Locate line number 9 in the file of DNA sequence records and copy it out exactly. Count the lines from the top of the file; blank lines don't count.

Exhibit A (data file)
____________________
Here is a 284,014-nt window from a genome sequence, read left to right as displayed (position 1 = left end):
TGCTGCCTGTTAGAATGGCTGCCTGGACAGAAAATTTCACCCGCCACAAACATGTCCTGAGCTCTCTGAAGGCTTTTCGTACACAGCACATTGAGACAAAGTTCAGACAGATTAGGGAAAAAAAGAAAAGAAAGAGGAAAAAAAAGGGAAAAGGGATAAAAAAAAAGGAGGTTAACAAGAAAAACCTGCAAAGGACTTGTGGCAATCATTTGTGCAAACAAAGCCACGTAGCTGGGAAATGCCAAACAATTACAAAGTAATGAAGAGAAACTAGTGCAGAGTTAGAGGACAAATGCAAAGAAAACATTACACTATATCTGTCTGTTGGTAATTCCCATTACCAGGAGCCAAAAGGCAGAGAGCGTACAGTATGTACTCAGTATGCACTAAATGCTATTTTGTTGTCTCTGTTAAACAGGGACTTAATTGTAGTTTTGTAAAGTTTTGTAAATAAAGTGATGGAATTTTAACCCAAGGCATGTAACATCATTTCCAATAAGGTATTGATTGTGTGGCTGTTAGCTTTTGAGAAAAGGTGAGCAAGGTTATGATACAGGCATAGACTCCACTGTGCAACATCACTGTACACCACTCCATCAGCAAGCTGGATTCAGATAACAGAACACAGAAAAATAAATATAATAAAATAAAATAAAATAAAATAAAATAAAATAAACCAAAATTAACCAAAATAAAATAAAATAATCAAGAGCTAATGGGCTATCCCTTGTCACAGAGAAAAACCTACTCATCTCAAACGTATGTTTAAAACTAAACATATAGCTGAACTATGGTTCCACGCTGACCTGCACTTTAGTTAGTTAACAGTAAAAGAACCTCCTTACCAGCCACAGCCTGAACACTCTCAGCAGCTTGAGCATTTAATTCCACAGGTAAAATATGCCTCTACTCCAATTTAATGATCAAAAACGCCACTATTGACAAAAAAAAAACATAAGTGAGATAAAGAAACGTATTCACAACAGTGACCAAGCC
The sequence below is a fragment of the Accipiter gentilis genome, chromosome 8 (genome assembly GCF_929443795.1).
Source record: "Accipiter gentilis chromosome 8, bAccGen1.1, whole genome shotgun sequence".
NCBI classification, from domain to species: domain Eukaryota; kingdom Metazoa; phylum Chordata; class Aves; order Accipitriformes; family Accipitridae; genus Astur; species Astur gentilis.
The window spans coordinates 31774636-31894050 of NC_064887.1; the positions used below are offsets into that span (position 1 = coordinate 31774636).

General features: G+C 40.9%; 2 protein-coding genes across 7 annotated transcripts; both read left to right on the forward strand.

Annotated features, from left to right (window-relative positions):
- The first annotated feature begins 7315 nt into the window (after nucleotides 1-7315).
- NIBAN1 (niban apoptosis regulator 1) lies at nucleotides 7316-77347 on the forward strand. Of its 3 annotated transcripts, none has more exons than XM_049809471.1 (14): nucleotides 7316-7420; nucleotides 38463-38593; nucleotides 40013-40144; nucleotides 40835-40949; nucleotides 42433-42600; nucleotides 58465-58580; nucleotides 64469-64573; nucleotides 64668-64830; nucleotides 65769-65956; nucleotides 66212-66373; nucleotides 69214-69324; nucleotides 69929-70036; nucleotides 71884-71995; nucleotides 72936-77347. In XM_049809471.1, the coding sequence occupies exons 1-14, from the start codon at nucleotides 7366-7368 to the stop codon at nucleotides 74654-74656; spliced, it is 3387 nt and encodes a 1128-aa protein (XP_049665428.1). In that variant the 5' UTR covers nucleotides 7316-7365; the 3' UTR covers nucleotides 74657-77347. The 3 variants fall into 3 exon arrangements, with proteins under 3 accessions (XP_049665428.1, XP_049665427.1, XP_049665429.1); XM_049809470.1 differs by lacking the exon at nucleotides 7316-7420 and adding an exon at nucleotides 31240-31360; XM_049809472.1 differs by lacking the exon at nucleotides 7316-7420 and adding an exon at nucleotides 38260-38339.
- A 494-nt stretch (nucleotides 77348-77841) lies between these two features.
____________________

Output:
- The first annotated feature begins 7315 nt into the window (after nucleotides 1-7315).